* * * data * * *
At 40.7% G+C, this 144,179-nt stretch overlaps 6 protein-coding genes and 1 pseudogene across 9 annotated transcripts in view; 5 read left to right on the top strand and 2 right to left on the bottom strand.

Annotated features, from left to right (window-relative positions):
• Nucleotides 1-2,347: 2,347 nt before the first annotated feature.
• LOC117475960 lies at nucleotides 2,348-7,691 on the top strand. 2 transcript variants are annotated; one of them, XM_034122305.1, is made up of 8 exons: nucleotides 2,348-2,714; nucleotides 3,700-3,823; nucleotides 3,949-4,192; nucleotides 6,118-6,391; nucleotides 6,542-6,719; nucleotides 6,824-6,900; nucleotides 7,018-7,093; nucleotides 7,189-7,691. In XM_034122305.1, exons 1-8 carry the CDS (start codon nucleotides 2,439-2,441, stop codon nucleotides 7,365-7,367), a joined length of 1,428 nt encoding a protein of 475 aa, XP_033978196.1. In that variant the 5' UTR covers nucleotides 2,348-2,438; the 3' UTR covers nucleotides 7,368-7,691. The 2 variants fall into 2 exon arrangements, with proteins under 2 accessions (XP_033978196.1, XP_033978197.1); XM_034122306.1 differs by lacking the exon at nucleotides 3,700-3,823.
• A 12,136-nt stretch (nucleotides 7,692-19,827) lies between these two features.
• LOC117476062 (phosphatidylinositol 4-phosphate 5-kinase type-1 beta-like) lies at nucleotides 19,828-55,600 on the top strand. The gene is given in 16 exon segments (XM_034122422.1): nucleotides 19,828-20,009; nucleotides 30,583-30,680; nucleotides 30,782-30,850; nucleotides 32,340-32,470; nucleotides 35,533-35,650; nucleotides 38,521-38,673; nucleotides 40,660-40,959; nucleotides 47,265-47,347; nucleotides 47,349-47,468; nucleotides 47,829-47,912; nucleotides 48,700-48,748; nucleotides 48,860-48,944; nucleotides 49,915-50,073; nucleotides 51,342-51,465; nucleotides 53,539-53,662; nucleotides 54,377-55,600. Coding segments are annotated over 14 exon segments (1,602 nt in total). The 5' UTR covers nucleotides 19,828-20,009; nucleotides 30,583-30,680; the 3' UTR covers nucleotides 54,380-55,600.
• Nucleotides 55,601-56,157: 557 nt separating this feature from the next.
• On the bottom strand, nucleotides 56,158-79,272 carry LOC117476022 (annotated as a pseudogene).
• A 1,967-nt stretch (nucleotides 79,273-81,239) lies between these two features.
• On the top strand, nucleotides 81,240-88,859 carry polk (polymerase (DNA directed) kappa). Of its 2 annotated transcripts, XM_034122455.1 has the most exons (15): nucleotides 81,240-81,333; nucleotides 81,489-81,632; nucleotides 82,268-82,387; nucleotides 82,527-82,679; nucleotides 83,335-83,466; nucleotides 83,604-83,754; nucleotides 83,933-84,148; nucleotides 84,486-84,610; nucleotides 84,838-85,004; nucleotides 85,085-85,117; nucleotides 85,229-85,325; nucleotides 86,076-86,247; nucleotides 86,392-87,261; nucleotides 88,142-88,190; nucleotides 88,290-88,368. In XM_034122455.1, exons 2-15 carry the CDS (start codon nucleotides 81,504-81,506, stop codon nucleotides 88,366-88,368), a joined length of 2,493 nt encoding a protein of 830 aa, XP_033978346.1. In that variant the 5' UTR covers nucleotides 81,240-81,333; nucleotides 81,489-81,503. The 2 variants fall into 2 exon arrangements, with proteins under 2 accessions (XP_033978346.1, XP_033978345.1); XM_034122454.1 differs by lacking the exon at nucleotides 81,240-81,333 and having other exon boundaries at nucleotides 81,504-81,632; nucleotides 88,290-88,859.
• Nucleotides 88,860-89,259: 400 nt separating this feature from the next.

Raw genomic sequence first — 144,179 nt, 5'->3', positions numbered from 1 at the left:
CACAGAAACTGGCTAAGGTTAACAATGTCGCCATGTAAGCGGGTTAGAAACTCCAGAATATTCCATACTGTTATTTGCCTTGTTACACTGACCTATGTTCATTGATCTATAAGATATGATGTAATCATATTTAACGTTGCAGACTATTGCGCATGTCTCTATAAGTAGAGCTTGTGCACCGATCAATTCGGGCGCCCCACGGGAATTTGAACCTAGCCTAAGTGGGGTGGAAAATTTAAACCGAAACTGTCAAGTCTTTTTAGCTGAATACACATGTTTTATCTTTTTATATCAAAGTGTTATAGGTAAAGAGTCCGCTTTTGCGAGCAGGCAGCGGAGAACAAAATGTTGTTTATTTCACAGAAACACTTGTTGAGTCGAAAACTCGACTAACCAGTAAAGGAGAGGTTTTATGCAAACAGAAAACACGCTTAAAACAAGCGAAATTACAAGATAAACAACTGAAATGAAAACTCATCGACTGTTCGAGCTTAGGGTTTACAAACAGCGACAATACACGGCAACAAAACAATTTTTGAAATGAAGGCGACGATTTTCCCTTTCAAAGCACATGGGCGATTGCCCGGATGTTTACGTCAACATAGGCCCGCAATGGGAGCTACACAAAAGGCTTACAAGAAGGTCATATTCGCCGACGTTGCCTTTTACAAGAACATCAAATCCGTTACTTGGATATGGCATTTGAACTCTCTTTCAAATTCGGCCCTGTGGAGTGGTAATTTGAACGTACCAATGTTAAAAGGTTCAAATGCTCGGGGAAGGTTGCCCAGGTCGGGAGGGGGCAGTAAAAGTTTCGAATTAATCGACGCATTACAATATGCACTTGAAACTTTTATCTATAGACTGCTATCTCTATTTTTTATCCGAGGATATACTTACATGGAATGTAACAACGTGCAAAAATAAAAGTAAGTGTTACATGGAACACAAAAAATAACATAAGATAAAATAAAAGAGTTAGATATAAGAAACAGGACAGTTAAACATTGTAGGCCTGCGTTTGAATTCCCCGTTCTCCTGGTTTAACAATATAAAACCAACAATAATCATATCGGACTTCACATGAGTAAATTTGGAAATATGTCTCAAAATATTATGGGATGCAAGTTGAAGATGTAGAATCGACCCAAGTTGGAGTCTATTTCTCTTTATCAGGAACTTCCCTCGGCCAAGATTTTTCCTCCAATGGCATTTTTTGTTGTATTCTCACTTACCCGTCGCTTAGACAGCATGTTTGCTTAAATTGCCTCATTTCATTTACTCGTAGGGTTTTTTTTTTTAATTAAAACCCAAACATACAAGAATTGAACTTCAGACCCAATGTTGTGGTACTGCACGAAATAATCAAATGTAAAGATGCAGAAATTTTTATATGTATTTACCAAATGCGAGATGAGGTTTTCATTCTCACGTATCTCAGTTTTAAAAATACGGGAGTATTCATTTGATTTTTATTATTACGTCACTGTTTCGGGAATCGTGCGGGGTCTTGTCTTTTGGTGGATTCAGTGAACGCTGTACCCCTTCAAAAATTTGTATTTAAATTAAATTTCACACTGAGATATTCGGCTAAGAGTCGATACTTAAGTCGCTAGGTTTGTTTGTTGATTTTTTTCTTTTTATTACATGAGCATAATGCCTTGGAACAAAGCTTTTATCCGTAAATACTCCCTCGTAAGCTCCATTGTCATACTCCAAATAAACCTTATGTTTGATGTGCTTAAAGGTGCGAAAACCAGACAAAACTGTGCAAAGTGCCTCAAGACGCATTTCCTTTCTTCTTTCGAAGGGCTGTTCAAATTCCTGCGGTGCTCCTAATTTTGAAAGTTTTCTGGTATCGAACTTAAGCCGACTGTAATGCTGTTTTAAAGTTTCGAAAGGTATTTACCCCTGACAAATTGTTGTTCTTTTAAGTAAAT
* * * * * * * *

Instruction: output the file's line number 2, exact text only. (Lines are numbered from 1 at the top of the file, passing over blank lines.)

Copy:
Annotated features, from left to right (window-relative positions):